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New Building Capitalization of Interest
ASC 835-20 states that institutions are required to capitalize the interest cost incurred during the acquisition process or construction of the asset. The capitalized interest would be added to the historical cost of the asset, and therefore depreciate over its useful life. The capitalization of interest is required if the additional benefit of the additional information outweighs the cost. All the interest expense incurred for the period to get the asset ready for its intended use should be capitalized. The capitalization period begins when expenditures for the intended asset have been made, the entity is taking the necessary steps to put the asset in service, and interest is being incurred.
One of the asset categories that interest capitalization is allowable includes assets constructed for the entity’s own use. This includes the construction of a new branch building.
The types of property defined under section 263A of the Internal Revenue Code include:
- All real property
- Tangible personal property with a class life of 20 years or more
- Tangible personal property with an estimated production period exceeding two years
- Tangible personal property with an estimated period exceeding one year and an estimated cost of production exceeding $1 million
Interest should not be capitalized for assets already in service, assets not intended to be used in the earning activity of the entity, and assets not included on the balance sheet. Also, if there is an intentional delay in the progression of the asset, you should not capitalize the interest cost incurred during this period as this would result in a holding cost.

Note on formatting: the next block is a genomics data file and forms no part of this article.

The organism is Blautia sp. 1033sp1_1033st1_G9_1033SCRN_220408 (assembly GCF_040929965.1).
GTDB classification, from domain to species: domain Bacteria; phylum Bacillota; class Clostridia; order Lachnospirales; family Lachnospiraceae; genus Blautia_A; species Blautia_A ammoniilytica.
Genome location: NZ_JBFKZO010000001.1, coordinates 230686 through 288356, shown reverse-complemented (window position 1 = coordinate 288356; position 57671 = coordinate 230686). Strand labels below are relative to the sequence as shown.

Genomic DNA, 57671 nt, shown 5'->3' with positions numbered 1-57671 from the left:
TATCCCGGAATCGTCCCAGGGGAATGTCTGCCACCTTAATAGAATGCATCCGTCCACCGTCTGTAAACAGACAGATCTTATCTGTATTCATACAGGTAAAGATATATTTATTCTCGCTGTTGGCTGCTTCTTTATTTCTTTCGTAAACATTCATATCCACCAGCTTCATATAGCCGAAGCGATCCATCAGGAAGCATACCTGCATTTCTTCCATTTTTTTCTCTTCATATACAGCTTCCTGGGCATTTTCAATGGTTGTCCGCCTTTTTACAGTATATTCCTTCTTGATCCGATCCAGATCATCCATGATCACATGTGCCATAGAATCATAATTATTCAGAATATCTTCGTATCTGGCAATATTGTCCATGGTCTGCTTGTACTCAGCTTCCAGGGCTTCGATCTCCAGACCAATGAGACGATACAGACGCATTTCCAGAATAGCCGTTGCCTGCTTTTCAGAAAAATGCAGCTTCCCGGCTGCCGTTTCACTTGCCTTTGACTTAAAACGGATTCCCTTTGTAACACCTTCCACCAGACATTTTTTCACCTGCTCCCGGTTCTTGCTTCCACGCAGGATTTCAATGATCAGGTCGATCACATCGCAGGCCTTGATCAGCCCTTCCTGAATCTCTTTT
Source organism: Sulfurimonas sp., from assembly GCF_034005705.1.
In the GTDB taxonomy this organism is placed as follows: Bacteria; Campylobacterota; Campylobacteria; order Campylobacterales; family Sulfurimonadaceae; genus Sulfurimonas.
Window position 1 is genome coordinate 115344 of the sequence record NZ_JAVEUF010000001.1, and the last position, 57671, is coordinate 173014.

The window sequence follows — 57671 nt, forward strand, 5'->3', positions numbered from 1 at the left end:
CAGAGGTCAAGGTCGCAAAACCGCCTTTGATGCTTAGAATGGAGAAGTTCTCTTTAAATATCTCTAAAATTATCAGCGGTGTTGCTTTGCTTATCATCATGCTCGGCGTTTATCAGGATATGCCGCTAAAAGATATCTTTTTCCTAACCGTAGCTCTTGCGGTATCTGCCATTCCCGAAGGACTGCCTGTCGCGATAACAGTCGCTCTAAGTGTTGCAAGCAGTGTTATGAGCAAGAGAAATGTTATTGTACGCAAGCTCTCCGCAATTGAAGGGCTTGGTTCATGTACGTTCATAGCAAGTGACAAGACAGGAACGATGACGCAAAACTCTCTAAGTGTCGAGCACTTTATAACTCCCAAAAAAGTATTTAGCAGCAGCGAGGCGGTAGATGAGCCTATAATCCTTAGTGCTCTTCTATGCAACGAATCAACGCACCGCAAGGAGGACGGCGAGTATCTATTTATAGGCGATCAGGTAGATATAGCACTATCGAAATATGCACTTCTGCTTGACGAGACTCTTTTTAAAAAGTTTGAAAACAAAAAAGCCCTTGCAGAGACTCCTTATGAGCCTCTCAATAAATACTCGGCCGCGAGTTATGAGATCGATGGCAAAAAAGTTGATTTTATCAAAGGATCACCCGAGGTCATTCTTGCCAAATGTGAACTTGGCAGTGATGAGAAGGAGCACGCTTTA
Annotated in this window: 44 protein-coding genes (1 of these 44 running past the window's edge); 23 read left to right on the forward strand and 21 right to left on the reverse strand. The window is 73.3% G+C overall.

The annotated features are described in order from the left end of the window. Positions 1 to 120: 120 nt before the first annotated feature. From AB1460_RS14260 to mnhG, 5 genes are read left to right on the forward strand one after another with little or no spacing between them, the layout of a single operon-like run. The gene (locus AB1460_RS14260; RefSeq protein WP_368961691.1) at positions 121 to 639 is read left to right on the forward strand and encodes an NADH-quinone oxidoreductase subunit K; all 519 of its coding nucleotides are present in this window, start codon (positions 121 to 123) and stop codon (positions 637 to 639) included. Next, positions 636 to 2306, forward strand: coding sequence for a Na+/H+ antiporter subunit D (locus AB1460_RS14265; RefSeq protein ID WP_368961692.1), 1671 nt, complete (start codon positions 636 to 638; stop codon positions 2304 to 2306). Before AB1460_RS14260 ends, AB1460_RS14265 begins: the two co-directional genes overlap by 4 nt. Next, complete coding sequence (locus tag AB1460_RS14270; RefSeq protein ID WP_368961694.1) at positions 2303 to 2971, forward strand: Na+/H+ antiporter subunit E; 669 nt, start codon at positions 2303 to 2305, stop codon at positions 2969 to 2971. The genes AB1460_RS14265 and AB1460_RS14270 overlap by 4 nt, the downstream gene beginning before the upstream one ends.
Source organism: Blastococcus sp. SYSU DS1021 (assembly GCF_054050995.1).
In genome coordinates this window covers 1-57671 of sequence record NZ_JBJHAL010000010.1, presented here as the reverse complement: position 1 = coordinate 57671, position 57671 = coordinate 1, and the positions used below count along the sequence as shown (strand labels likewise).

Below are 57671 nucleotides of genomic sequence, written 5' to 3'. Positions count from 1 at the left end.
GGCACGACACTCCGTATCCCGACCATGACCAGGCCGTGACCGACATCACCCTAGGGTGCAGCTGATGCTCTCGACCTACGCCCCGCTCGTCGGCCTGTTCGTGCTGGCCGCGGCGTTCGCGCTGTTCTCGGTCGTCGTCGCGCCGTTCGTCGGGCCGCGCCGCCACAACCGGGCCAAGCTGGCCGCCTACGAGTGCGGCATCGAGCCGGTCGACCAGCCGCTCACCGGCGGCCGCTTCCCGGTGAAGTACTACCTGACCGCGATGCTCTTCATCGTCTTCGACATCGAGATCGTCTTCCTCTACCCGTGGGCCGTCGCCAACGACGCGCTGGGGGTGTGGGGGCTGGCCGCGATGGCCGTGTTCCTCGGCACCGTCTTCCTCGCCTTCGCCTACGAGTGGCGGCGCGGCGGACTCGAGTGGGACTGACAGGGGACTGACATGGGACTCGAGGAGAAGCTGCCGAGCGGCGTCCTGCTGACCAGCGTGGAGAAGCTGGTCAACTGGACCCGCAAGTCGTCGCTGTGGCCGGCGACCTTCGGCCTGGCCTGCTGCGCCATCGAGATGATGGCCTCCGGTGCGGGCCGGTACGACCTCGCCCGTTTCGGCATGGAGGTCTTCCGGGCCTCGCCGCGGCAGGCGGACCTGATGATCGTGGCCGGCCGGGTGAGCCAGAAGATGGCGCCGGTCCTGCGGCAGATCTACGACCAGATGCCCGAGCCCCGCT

When land is purchased with the intention of constructing a building, the interest expense incurred on the land would be added to the cost basis of the building, and when capitalizing interest costs, you must not exceed the total amount of interest incurred during the financial reporting period.
The rate used to determine the amount being capitalized for financial institutions would be the cost of funds. The cost of funds calculation should be based on the ratio of interest expense to average deposits plus average borrowings. The average can be calculated based on monthly or quarterly amounts. You should use the average that reflects a realistic rate and not just a favorable rate. See below for a hypothetical example.
In this example assume a building with current construction in process (CIP) of $50,000 is being constructed over a seven-month period.
Cost of Funds Calculation
|Interest Expense||1/1/2009 to 7/31/2009||$800,000|
|Interest Expense Annualized||($800,000/7 months) x 12 months||$1,371,429|
|Cost of Funds||($1,371,429/$50,000,000)||2.74%|
|Average Construction in Process for Period||(Monthly or Quarterly)||$50,000|
|Cost of Funds||X 2.74%|
|Interest to be Capitalized for Period||(Monthly or Quarterly)||$1,370|
The capitalization of interest expense on a project can sometimes be overlooked, which would cause the asset value to be understated. Although the capitalization of interest can seem counter intuitive at times, it is required by GAAP and the Internal Revenue Code.